This morning I crept outside at 5:30 a.m. and sat on the front porch steps, my gaze resting near the top of the pines between the constellation of Orion to my left and the Pleides to my right. I was rewarded quickly. Light burst from the heavens - intertwining zigzags of light as not one, but two shooting stars bust into brightness just below Sirius, the dog star.
I was up to catch the Orionid Meteor Shower. I've seen a shooting star or two but never like this. The sky was crystal clear with no moon. The stars and constellations were bright and crystalline. Within an hour, I saw seven meteors total - two so bright they lit the sky like fireworks, arcing down to the ground. The first one that zigzagged was the oddest one. The other four were tiny streaks and blurs of brightness. One actually shot upwards. I know that I was just seeing a streak of light as the Earth passed through the comet's debris trail, and it just happened to be the angle of viewing, but it was amazing just the same.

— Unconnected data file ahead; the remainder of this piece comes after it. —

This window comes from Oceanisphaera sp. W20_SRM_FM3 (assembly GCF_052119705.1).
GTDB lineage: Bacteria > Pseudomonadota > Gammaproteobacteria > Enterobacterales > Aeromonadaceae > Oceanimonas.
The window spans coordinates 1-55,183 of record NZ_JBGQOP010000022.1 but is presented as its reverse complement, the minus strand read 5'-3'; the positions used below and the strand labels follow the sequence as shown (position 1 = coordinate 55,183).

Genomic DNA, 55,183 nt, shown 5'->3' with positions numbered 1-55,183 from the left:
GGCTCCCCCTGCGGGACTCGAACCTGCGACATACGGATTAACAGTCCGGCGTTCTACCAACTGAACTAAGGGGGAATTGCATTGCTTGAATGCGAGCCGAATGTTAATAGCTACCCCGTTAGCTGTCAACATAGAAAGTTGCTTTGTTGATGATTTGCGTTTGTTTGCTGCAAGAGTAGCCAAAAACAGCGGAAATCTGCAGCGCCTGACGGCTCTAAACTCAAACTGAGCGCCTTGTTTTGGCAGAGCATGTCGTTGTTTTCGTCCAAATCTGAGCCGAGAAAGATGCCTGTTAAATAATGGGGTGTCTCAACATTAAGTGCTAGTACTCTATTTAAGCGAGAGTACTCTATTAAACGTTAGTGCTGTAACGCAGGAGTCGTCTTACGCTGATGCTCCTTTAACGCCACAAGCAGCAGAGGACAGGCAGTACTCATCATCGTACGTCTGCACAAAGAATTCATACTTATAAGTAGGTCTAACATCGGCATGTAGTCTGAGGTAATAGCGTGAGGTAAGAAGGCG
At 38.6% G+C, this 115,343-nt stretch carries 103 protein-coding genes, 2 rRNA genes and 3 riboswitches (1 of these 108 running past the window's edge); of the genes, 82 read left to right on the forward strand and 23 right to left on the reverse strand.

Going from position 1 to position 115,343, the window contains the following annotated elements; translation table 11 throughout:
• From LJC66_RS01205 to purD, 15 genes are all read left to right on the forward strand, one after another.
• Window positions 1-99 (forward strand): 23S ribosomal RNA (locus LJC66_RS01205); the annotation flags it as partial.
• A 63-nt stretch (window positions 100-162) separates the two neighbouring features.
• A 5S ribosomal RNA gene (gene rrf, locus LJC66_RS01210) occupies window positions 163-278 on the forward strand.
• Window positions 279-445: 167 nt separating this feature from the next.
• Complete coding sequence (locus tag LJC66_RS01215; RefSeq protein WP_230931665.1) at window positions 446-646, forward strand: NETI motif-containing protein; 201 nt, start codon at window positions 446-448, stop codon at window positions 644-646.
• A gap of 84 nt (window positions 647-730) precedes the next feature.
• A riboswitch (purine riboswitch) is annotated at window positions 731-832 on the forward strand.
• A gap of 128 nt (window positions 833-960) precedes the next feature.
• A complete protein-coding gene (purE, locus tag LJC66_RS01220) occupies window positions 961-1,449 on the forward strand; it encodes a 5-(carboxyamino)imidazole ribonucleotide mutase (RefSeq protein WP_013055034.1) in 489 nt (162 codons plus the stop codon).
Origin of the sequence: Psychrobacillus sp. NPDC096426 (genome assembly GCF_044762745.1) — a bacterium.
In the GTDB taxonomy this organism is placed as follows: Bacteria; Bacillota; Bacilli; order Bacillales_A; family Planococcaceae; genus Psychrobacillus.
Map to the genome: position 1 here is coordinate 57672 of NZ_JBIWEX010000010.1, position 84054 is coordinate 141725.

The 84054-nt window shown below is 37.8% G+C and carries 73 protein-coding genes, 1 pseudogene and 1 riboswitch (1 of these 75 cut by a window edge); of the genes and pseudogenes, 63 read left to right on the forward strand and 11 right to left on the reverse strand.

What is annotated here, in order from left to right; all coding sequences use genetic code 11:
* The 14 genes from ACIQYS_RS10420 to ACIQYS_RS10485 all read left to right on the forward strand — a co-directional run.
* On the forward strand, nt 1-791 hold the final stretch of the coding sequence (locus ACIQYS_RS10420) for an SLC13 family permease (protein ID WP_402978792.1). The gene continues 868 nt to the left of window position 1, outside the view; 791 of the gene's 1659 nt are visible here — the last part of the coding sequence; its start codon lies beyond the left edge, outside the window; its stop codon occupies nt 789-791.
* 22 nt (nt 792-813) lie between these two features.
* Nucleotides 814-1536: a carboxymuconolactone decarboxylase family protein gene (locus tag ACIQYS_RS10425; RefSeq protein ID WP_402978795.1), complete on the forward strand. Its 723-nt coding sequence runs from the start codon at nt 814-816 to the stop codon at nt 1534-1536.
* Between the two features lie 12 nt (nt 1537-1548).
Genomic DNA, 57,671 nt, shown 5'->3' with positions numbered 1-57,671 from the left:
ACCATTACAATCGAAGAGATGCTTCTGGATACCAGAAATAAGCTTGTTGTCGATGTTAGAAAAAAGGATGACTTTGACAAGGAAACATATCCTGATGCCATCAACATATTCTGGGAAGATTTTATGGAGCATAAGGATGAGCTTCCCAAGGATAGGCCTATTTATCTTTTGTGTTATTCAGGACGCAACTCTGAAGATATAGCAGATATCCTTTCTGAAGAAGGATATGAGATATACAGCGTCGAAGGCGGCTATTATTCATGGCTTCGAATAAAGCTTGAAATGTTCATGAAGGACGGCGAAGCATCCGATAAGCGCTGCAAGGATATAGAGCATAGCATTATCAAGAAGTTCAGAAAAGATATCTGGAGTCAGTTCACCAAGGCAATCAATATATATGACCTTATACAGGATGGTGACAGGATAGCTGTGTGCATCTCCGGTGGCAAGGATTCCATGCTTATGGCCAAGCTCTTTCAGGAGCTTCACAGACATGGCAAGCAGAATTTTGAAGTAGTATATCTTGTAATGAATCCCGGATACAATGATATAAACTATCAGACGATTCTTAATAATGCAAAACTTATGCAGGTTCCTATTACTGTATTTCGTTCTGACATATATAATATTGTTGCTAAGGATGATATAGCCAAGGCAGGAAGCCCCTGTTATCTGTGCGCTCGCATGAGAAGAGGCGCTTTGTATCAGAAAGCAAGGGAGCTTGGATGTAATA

According to NASA's website, the Orionids come every October. They're the debris from Halley's comet that passed our way in 1986.
Sitting with my eyes raised to heaven in the predawn cold, with Shadow's warm furry body pressed to my side and a cup of steaming coffee in my hands, I felt what only could be described as tremendous awe...awe looking up into the pre dawn sky, as meteors streaked through the atmosphere at 90,000 miles an hour.
Where had they been? Where have they come from? How old were they? If they could see, what had they seen, and what stories could they tell?
I know the meaning of the word "awe" now.